In this regard, we find studies published in Advances in Nutrition that show a relationship between the consumption of these legumes and a correct body weight. ( 19 )
A 2012 study shows that lentil consumption reduces food intake, body weight and waist circumference. Other studies confirm the inverse relationship between the consumption of this food and the risk associated with obesity. ( 20, 21 )
Several prospective epidemiological studies have reported that the intake of phenol-rich lentils is inversely related to the incidence of obesity and diabetes. ( 22 )
The flavonoids present in this vegetable have the property of inhibiting the actions of α-glucosidase and lipase. This suggests that the consumption of lentils could manage post-prandial blood sugar and body weight. ( 23 )
Studies have shown that insoluble fiber is not only useful for the prevention of constipation . It also promotes the digestive process and prevents irritable bowel syndrome. A diet with the right amount of fiber increases intestinal motility and promotes digestion. Furthermore, the insoluble fiber binds to toxins and promotes their expulsion. ( 24 )
Studies inform us that these plants are known to be a good source of prebiotics. ( 25 ) They also have significant quantities of prebiotic carbohydrates (12.3-14.1 g / 100 g of dried lentils) which help to maintain a healthy intestinal microbial environment and prevent diseases associated with the intestine. ( 26, 27 )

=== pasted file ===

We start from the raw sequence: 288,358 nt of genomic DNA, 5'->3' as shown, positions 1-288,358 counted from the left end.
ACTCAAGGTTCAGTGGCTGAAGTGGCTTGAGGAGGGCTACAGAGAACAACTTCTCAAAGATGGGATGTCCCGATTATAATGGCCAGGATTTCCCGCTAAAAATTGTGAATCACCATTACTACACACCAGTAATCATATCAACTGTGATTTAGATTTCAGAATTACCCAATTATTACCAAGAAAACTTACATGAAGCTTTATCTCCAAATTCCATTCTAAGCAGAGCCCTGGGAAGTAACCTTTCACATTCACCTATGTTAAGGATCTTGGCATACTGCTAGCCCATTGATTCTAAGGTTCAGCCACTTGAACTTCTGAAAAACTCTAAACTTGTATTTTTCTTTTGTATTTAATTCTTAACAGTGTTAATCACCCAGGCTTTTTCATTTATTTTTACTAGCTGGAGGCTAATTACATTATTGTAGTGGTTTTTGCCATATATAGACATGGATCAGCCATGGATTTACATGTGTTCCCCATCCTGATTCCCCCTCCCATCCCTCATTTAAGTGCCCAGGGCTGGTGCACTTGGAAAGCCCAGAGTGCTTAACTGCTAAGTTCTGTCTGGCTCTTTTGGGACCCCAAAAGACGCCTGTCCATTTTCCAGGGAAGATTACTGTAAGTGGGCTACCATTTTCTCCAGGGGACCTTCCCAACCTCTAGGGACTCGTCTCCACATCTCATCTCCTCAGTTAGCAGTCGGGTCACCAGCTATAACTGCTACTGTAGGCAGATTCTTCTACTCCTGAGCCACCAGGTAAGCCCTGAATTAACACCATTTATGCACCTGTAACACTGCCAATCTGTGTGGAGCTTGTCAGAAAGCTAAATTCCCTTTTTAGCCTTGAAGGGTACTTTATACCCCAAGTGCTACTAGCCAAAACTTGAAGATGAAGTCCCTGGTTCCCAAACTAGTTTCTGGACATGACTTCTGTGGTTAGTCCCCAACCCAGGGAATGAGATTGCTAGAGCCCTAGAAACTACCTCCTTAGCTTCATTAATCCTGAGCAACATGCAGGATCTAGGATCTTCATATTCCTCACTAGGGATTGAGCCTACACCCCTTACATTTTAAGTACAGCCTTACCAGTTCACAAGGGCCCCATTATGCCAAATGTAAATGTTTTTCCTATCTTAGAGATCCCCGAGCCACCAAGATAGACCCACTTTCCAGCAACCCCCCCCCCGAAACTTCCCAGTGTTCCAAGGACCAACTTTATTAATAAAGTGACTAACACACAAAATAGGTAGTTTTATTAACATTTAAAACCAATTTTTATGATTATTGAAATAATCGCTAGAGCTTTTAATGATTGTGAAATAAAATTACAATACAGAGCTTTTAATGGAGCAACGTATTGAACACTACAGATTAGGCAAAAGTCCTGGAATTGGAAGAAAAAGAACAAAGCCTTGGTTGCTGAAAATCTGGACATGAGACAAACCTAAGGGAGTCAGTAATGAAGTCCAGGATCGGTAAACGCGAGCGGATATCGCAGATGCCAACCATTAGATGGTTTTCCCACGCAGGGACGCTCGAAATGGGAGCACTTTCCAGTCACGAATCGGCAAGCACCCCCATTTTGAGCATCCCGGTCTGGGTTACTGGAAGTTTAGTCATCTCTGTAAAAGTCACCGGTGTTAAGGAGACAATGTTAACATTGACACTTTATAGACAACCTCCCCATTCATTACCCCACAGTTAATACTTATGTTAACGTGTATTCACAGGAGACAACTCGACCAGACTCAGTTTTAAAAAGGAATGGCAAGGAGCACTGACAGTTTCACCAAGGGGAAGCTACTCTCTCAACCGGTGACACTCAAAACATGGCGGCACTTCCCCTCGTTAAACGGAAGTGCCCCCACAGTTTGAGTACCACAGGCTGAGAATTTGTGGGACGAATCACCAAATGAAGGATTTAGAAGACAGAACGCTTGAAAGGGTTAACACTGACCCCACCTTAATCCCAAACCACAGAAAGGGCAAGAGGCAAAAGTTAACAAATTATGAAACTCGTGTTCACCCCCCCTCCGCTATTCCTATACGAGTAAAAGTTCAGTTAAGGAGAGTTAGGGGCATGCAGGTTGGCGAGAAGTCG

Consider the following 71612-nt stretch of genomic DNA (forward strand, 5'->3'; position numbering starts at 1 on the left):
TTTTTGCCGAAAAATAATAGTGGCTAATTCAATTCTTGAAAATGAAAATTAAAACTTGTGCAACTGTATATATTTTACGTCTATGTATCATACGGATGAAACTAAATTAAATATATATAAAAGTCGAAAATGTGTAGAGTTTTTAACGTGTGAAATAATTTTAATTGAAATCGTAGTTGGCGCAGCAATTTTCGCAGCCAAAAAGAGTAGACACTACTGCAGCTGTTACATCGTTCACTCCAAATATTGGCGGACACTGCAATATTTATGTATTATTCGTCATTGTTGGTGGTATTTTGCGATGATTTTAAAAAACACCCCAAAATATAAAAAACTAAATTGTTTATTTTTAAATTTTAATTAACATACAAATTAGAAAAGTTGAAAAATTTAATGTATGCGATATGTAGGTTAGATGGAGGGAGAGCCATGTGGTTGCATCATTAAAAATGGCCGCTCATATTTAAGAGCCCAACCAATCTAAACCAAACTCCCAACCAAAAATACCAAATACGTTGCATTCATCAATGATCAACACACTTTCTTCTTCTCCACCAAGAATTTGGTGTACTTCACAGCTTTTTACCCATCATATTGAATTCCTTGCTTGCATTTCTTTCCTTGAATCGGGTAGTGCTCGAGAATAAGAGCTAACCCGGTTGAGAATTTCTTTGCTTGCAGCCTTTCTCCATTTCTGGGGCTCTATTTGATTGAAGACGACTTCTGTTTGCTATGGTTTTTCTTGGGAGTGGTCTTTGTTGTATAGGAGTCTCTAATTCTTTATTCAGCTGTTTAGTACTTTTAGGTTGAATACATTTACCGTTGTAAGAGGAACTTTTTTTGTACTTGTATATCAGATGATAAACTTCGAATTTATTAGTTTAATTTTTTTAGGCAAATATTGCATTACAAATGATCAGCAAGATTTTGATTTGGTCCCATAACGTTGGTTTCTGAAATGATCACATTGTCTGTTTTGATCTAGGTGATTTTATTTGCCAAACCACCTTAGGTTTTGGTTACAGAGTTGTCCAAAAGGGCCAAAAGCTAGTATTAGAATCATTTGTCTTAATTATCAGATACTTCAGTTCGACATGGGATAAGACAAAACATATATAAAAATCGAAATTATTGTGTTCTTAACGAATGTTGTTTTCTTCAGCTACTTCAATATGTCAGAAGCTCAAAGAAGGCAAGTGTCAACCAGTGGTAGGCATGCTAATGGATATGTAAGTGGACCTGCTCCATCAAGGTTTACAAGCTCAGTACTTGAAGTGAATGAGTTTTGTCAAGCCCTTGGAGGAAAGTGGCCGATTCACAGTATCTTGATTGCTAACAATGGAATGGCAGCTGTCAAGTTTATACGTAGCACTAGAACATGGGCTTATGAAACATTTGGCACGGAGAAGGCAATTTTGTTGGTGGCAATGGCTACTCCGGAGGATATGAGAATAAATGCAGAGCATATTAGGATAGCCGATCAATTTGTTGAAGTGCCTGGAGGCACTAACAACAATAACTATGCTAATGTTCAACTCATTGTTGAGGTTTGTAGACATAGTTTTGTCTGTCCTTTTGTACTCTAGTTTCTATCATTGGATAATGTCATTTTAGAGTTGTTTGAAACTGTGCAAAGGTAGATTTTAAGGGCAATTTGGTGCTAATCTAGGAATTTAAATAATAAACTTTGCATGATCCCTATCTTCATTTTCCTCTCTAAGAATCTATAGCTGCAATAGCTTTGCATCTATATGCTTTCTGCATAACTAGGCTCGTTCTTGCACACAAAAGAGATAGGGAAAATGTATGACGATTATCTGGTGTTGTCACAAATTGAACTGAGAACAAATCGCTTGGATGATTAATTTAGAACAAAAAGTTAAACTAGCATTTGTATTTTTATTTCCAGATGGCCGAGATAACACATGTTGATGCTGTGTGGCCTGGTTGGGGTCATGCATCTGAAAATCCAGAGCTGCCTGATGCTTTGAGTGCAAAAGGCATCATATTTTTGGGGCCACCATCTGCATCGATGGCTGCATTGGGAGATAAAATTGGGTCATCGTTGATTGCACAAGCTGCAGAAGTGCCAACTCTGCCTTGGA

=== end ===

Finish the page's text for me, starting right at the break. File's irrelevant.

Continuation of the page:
A study published in the Archives of Internal Medicine suggests that a high fiber diet helps prevent heart disease. The study considered 10,000 people over a 19-year period. The results confirmed that people who took more fiber from their diet reduced their risk of developing cardiovascular disease by 12%.
Another 2014 study found that a diet rich in these legumes prevents hypertension and reduces cholesterol levels. All this for the benefit of heart health. ( 28 )
However, it is not only fiber that brings benefits to heart health. The lentils also contain good amounts of folate and magnesium which are important for maintaining healthy the walls of arteries.
An Australian study suggests that the consumption of these phenol-rich plants has been inversely linked to the occurrence of various cardiovascular events. ( 29 )
A recent Spanish study suggests that bioactive compounds of lentils have a higher antioxidant and cardioprotective. ( 30 )
In addition to this, lentils rich in polyphenols have the ability to anti hypiperlipidemic, anti cholesterolemic and a cardioprotective effect that reduces the risk of hypertension and coronary heart disease. ( 31, 32 )
Our organs and muscles in particular need a constant supply of protein to function properly. The lentils are an ideal food for our body as they contain many of the constituents of which our body needs to function well. In particular, lentils contain all the essential amino acids.
Some studies suggest that regular consumption of these sprouted legumes is beneficial for the prevention and treatment of diabetes. According to research, their intake has the ability to improve glycemic and lipid metabolism in humans. ( 33 )
Lentils has the property of improving blood sugar, lipid and lipoprotein metabolism in diabetic and healthy humans. ( 34 )